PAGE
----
Ontario Newsroom

Ontario Strengthening Community Safety in Kenora

News Release

Ontario Strengthening Community Safety in Kenora

One-year pilot project will help support the community’s most vulnerable

Ministry of the Solicitor General

KENORA — The Ontario government is investing $800,000 to support the creation of a one-year pilot project with the Kenora Bear Clan Patrol that will strengthen community safety and well-being for the community's most vulnerable.

The Kenora Bear Clan Patrol will operate 24 hours a day, seven days a week, to assist vulnerable and at-risk residents who are experiencing homelessness and living with mental health and addictions issues. The Patrol will serve as an intermediary between the Ontario Provincial Police (OPP) and local crisis response services and will provide a range of services such as transportation to a hospital or treatment centre, providing basic resources such as food and water and helping people find shelter.  

"As a result of physical distancing and isolation measures, COVID-19 has worsened our mental health and addiction challenges for Kenora's most-vulnerable population, creating an increased need for services and assistance," said Sylvia Jones, Solicitor General. "By partnering with the Bear Clan Patrol, we are helping the community address challenges, while also allowing the OPP to focus their time and resources on community safety issues."

This innovative approach will ensure at-risk individuals are supported by people trained in trauma care who can provide an Indigenous-focused and Indigenous-led response to situations. If successful, the pilot project could be implemented in other regions where a culturally-sensitive response model may assist Ontario's most-vulnerable.

"Supporting the safety and well-being of Indigenous people in Ontario is an ongoing priority for our government," said Greg Rickford, Minister of Indigenous Affairs. "I'm pleased the province's partnership with the Bear Clan Patrol in Kenora will help ensure the needs of at-risk Indigenous community members are being met in a respectful and culturally appropriate manner."

"As Attorney General I'm committed to advancing new and innovative ways of keeping people safe in northern and remote communities," said Attorney General Doug Downey. "Our government's investment in the Kenora Bear Clan Patrol Project will help expand community-led public safety solutions and reduce the cycle of offending - goals shared by our Kenora Justice Centre pilot project."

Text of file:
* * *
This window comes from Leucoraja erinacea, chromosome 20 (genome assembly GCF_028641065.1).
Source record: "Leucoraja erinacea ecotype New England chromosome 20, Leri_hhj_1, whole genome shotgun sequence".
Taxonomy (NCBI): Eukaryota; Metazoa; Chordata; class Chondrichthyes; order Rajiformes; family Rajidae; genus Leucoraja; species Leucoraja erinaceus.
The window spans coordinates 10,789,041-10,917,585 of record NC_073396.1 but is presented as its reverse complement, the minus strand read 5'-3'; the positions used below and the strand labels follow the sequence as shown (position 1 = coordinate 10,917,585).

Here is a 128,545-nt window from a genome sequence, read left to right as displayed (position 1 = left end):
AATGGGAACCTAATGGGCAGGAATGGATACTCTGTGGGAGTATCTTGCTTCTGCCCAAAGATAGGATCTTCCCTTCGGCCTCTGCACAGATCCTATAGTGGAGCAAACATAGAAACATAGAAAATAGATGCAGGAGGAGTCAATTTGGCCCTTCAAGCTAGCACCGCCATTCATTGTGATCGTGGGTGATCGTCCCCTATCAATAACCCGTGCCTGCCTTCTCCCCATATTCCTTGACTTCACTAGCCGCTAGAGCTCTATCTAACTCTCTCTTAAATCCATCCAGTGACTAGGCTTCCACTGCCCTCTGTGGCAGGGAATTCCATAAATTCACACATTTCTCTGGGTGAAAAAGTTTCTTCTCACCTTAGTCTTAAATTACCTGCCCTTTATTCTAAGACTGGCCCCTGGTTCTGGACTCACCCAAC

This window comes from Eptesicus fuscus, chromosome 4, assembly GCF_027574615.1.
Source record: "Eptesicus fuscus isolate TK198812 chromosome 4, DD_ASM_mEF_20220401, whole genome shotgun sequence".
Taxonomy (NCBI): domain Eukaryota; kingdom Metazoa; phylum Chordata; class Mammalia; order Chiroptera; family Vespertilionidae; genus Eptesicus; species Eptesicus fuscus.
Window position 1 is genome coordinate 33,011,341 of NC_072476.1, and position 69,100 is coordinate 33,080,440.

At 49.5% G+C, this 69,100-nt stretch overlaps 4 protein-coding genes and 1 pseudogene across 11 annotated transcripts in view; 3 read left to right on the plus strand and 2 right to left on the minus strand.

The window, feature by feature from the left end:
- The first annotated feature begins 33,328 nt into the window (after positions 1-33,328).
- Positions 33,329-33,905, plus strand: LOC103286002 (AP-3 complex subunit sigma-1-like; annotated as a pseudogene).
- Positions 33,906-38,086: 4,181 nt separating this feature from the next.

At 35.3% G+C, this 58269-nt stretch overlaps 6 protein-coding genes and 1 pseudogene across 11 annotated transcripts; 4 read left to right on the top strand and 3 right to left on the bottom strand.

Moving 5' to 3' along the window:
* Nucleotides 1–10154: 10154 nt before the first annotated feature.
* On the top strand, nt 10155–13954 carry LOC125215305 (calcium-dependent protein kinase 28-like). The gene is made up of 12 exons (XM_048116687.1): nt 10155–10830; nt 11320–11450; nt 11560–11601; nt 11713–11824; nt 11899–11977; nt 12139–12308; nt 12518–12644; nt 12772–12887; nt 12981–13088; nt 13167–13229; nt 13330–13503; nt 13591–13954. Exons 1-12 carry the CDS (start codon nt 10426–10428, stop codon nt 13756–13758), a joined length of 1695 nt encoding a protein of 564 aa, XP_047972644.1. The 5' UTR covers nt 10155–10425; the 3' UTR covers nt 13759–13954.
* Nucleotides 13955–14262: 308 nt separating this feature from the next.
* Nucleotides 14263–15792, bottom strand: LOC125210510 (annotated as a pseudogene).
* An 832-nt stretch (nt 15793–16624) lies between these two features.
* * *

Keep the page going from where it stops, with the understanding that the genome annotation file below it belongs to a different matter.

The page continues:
Quick Facts

  • The year-long pilot with the Kenora Bear Clan Patrol will run until the end of July 2021.
  • This initiative complements the $675,000 Community Safety and Policing Grant provided to Kenora’s Mobile Crisis and Outreach Team over three years from 2019 to 2022.
  • Created in Winnipeg in 2015, the Bear Clan Patrol is a community-based solution to crime prevention that has several chapters across Canada.
  • Patrollers wear high visibility vests and patrol the downtown core areas. The team includes a mobile support worker who can transport people by vehicle to hospitals and other locations.

Quotes

“The OPP welcomes the Bear Clan Patrol Project as a way to provide culturally-sensitive support during situations involving vulnerable individuals who may be experiencing a mental health or addiction related crisis. Collaboration such as this between police and communities contributes greatly to community safety and well-being.”

Thomas Carrique

OPP Commissioner

“The Bear Clan Patrol is a positive way to protect vulnerable members of society and alleviate some of the struggles faced by disadvantaged people. The coronavirus pandemic has exacerbated social issues that many people in Kenora are facing, and this project is a promising step towards helping the city’s vulnerable community members. We look forward to monitoring their success and will advocate for similar initiatives to be implemented across the region.”

Derek Fox

Deputy Grand Chief, Nishnawbe Aski Nation

“We are happy to see support for the Bear Clan Patrol pilot project in Kenora. COVID-19 has pushed to the breaking point all the social issues facing our people such as homelessness, mental health and addictions issues, and lack of employment opportunities. It is our hope indigenous-led projects such as this can be a positive step forward towards addressing these growing concerns.”

Ogichidaa Francis Kavanaugh

Grand Council Treaty #3

Media Contacts

Share

Tags

Law and Safety Rural and North